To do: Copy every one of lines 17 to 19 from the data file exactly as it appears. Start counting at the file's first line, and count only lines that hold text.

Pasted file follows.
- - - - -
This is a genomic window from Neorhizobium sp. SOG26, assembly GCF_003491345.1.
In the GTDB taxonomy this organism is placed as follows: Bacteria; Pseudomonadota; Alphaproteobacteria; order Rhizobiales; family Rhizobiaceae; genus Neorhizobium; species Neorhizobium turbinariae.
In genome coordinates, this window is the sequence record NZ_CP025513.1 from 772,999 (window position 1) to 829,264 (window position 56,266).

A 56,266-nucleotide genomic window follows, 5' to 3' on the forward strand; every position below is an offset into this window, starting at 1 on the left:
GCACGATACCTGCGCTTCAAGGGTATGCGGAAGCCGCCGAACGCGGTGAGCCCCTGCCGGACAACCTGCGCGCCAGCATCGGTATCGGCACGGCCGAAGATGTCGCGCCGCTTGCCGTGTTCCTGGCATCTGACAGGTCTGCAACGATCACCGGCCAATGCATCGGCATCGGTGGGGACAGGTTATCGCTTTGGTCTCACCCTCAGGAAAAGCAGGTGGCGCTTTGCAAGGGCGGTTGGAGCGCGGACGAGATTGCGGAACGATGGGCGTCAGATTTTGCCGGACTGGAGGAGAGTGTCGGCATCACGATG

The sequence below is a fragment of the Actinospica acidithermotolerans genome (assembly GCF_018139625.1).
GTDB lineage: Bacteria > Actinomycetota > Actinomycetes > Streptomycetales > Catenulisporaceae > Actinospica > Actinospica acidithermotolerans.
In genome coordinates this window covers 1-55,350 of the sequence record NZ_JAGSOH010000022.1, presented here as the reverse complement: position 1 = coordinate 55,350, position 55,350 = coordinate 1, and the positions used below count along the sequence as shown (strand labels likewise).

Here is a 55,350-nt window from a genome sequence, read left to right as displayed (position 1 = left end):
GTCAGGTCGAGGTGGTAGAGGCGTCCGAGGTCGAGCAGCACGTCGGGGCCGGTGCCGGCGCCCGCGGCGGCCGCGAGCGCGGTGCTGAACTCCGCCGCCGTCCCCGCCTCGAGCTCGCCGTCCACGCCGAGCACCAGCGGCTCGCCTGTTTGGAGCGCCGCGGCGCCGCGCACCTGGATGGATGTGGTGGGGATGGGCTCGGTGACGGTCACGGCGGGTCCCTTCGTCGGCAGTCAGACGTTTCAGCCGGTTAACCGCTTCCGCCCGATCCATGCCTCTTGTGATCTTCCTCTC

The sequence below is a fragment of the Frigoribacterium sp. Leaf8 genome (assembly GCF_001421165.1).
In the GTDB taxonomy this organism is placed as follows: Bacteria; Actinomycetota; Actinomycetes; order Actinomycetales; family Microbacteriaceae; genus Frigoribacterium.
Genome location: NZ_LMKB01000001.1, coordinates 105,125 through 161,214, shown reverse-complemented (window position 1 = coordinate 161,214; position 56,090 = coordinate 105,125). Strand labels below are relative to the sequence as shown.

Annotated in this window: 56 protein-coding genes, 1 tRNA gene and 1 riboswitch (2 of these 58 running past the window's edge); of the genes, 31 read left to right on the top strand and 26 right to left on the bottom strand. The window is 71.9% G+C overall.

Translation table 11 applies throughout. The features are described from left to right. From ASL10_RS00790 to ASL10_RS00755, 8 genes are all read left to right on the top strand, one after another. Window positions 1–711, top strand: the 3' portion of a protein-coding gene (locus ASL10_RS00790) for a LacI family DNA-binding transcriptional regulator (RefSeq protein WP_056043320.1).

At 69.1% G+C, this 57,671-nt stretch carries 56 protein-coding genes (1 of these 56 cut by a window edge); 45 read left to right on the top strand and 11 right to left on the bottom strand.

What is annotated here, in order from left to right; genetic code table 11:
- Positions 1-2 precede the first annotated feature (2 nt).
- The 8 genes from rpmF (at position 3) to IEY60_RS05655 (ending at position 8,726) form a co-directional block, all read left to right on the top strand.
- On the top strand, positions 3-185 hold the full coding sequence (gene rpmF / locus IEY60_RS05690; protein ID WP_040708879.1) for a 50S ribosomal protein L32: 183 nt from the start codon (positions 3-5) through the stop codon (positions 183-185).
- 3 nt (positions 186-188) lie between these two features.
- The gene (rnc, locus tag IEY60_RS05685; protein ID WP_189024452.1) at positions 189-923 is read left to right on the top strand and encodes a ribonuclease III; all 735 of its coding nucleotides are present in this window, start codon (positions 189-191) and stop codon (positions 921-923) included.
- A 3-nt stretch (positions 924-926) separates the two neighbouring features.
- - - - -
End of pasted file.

What is annotated here, in order from left to right; genetic code table 11:
- Positions 1-2 precede the first annotated feature (2 nt).
- The 8 genes from rpmF (at position 3) to IEY60_RS05655 (ending at position 8,726) form a co-directional block, all read left to right on the top strand.